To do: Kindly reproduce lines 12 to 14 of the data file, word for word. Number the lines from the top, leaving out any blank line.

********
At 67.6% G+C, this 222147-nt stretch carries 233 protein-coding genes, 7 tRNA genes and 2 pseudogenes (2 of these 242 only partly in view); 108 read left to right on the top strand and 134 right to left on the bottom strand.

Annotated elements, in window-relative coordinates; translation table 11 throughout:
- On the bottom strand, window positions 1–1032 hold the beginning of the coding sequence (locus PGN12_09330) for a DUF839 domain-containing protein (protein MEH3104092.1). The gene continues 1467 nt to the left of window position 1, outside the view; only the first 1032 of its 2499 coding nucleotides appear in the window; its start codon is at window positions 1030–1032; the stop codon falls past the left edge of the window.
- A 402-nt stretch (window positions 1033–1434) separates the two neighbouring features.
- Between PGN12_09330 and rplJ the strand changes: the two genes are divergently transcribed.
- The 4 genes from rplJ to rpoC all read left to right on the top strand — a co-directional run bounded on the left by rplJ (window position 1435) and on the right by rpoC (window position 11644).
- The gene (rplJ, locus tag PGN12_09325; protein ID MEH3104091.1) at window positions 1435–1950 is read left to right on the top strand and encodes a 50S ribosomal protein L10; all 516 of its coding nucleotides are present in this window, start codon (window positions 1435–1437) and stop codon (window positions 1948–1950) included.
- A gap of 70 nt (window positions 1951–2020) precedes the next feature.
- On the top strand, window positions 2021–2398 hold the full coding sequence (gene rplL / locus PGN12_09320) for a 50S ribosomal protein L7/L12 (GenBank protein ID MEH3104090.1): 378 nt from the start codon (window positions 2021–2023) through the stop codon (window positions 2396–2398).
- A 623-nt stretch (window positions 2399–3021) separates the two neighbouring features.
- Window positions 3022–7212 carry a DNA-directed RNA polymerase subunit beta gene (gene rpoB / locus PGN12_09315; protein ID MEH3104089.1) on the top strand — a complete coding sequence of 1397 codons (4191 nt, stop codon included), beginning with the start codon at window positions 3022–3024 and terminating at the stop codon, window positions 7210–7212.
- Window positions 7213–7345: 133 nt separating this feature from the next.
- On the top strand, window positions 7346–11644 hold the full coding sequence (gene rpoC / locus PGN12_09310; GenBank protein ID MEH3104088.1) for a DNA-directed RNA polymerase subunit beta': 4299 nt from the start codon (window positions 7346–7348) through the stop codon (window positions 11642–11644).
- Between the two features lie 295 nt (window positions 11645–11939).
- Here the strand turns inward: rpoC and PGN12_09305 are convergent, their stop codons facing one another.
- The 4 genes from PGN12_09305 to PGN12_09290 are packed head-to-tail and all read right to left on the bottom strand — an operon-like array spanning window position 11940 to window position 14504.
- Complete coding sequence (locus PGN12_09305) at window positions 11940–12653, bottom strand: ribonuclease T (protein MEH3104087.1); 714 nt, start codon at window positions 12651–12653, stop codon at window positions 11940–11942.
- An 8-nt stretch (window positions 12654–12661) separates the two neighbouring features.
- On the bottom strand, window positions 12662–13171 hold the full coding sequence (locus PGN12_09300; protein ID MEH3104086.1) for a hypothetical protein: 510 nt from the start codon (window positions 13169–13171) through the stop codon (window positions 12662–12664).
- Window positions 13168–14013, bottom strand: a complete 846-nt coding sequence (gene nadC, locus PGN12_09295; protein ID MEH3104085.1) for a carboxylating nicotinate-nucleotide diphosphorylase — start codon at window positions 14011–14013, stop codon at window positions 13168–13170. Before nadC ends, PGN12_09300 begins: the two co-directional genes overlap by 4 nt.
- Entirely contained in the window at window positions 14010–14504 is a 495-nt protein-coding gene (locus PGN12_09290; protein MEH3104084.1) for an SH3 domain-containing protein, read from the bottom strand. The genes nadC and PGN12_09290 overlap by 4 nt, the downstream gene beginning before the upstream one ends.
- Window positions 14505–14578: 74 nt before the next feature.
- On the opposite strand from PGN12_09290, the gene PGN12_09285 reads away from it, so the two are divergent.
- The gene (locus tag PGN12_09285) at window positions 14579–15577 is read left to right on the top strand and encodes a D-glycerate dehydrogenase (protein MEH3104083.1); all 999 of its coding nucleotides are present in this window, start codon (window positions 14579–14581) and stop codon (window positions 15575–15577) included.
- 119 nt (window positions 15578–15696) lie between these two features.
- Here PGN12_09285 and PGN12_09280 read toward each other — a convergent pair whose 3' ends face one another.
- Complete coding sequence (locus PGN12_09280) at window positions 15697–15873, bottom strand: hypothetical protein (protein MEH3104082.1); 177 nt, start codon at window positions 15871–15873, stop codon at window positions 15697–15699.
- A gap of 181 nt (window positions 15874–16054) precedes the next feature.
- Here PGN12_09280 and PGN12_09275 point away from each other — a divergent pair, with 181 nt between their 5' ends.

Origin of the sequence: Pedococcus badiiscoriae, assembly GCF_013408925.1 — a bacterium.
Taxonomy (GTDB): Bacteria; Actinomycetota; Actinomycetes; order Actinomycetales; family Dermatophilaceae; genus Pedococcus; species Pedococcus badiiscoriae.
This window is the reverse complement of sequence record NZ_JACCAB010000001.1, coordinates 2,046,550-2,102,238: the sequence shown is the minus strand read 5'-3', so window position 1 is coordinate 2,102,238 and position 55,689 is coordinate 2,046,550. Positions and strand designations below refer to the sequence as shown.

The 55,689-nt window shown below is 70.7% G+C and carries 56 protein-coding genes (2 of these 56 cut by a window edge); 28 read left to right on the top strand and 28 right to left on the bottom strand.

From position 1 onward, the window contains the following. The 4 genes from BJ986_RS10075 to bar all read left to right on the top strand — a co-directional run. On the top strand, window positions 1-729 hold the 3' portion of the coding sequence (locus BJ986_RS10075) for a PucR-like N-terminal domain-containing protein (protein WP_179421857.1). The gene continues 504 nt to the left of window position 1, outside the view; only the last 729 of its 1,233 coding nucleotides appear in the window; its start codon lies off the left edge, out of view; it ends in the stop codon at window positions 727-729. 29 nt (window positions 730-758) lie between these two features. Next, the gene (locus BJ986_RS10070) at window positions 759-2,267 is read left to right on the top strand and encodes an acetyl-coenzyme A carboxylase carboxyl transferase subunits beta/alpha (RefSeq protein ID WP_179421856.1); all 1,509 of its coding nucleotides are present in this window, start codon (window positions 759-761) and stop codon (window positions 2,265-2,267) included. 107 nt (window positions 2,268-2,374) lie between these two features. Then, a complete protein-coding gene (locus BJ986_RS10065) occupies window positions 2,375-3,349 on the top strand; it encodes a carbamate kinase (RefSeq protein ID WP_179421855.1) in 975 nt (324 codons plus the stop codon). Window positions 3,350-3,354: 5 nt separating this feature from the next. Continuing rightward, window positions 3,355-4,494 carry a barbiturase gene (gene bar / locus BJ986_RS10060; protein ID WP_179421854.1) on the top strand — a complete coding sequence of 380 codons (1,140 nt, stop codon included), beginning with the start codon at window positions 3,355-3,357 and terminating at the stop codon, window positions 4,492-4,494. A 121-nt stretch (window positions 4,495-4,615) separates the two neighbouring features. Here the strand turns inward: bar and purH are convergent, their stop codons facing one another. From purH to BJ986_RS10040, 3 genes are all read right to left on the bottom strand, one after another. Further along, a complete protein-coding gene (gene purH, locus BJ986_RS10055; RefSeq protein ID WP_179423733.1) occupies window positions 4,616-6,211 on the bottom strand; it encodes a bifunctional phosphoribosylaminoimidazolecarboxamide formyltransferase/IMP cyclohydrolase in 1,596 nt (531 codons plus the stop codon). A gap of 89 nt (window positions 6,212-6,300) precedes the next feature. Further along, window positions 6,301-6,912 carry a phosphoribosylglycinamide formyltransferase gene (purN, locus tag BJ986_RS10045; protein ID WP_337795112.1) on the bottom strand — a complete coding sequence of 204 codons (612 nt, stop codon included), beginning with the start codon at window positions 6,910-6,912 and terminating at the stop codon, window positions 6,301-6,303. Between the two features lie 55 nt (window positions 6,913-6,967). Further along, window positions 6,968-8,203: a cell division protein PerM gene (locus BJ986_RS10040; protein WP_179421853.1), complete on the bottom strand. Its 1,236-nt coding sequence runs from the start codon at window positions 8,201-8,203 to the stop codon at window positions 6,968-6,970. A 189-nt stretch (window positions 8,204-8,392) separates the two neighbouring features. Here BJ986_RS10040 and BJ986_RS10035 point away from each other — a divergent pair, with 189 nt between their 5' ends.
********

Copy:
- Window positions 7213–7345: 133 nt separating this feature from the next.
- On the top strand, window positions 7346–11644 hold the full coding sequence (gene rpoC / locus PGN12_09310; GenBank protein ID MEH3104088.1) for a DNA-directed RNA polymerase subunit beta': 4299 nt from the start codon (window positions 7346–7348) through the stop codon (window positions 11642–11644).
- Between the two features lie 295 nt (window positions 11645–11939).